“What is Lean?” may seem a strange question to be asking 15 years after the approach gained recognition in manufacturing and began its progressive spread to other industries. But Lean has suffered from an identity crisis that isn’t over. And before it will deliver the promise companies put stock in, we need to clear about what Lean is—and what it is not.
Our introduction to Lean was framed as five key principles: define value, understand the value steam, eliminate waste, createflow, and seek perfection (Jim Womack, Lean Thinking, 1st edition, 1996). This was a solid and valuable perspective to start from.
In 2003, Jeffrey Liker deepened our understanding in what has become the “bible” of Lean, The Toyota Way. Here we learned that Lean wasn’t merely about principles and tools but that core practices played an essential role in transforming organizations. But, by then, the tools train had left the station, our paradigms had been formed, and many missed the key word in Liker’s subtitle, “14 Management Principles from the World’s Leading Manufacturer.”
Most organizations using Lean or a variation of Lean operate from the “improvement methodology” space. I, too, have been guilty of this in the past. But recognizing that Lean is an all-encompassing business management approach versus an improvement approach—and calling it that—is the key to helping everyone understand that you won’t become Lean by merely eliminating waste. You won’t become Lean by teaching a few people how to use PDSA to solve problems and make pretty A3 reports. And you won’t even become Lean by finallycorralling your leadership team and brow-beating them into supporting Lean activities. All of this work is for naught if leaders view Lean as an improvement methodology that should be handled by “improvement experts” – those black belts and Lean champions that are technically proficient but are largely unskilled in running a business.
Done well, Lean shifts how a company selects the goods and services it will offer, how it prices them, how it recruits employees to deliver value and support the delivery of value, and how it operates, etc. Lean is FAR more that process redesign, which is the simplistic place it often gets diminished to.
Words matter. The labels we attribute to complex and holisticconcepts sets the trajectory for how the thing we’re referring tois viewed by the world-at-large. And how the way we view things creates our own version of reality. What we need todecide—right here and right now—is that we’re no longer going to devalue Lean by referring to it as an improvement methodology.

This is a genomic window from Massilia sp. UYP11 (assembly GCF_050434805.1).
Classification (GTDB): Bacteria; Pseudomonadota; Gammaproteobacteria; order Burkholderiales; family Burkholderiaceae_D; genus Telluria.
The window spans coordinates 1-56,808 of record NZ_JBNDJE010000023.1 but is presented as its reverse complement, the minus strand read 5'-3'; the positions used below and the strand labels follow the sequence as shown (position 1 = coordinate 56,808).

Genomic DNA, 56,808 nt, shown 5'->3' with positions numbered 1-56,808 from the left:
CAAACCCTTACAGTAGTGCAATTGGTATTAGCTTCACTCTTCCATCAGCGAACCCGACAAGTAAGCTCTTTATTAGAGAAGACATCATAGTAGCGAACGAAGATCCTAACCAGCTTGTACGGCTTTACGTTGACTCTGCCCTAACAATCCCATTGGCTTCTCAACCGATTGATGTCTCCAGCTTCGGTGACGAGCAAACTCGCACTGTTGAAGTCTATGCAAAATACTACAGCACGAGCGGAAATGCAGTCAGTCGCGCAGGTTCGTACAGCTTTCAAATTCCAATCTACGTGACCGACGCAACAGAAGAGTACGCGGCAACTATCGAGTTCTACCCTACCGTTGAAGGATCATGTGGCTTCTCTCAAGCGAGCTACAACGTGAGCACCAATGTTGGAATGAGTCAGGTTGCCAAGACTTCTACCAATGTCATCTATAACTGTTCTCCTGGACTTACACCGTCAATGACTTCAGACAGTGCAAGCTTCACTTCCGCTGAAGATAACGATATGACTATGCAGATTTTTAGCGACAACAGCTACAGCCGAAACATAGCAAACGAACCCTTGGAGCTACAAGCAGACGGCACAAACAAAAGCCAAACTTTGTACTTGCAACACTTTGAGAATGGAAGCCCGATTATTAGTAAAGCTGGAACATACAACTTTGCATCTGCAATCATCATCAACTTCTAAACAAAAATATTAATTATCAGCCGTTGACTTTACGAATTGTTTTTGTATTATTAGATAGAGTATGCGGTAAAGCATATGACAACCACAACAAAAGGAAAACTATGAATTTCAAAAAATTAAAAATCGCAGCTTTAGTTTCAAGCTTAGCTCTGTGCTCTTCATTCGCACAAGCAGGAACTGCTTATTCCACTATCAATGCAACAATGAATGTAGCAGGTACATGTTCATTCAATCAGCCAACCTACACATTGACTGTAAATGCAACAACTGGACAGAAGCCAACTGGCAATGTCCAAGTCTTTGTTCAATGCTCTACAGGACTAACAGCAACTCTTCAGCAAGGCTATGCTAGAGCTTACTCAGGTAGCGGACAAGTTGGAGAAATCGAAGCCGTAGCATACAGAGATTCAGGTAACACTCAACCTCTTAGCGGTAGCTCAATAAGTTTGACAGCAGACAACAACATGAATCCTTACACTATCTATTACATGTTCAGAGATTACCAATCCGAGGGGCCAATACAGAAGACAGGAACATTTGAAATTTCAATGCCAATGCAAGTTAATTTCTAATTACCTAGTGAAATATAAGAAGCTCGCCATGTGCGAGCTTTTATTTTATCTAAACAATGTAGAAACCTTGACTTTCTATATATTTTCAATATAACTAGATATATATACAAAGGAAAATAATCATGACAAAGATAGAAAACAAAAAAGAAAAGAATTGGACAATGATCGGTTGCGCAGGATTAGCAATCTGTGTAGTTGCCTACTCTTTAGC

Lean always has been and always will be a business management approach. Now let’s see if THAT gets your leaders’ attention.
by Dana Koenig
Karen, my company views Lean as an improvement approach that a trained team does and is responsible for results, rather than every manager feeling ownership and using it as a management tool. While we get some results in the form of processes improvement, it generally doesn’t stick because the managers feel no ownership and line workers participate reluctantly for fear of improving themselves out of a job. What’s your advice on helping management make the jump in thinking?
by Karen Martin
Dana – Thank you for your question. I could write pages in response but I’ll stick to a few key points. First I’d ask why the company feels that Lean is done by a trained team only? Is that what an executive said he/she wanted when you started down the path? Or is it possible that the improvement team themselves have created this condition? Many improvement professionals get stuck in the trap of “I’m the expert” rather than “I’m the facilitator.” They get stuck in the role of “doer” vs. “teacher,” which is the only way Lean will ultimately work.
Second question – Why do the employees feel threatened? Apply PDSA/PDCA to your questions. Determine root cause. Is it because the company has a history of doing so? If that’s the case, the only way to move forward is to have the senior most person promise that no jobs will be lost due to Lean and then stick by it. Do you have executive sponsors for all improvement activities? This is a key success factor.
Third question – Where are managers in the scheme of things? The only way people “own” something is to “give” it to them. They should be intimately involved in scoping improvement activities, selecting team members, etc. And ultimately they should be deeply developed as problem solving coaches. But this takes a while and requires a systematic approach.
You can turn this ship today, regardless of what the execs say by changing your approach. Improvement teams themselves (consisting of people who do the work on a daily basis) should be designing and implementing both the improvements and the management system to monitor performance. The “trained team” should not be the ones doing it. Trained professionals are their to serve as coaches and teachers. So, during improvement you’re teaching them how to be better problem solvers, how to see waste, what their options are in terms of countermeasures, etc. Very few people want others to dictate how their work should be done, so I think you’ll find it quite easy to engage the people who do the work. I talk about connection, control and creativity in my book — the 3 C’s to engagement and Lean, done right, accomplishes all three.
Last point – to be an effective coach/teacher, you have to have a high degree of proficiency in the skill you’re teaching. So make sure your entire “trained team” are highly competent themselves in Lean practices and the psychology of change.
I hope that helps. Feel free to comment further.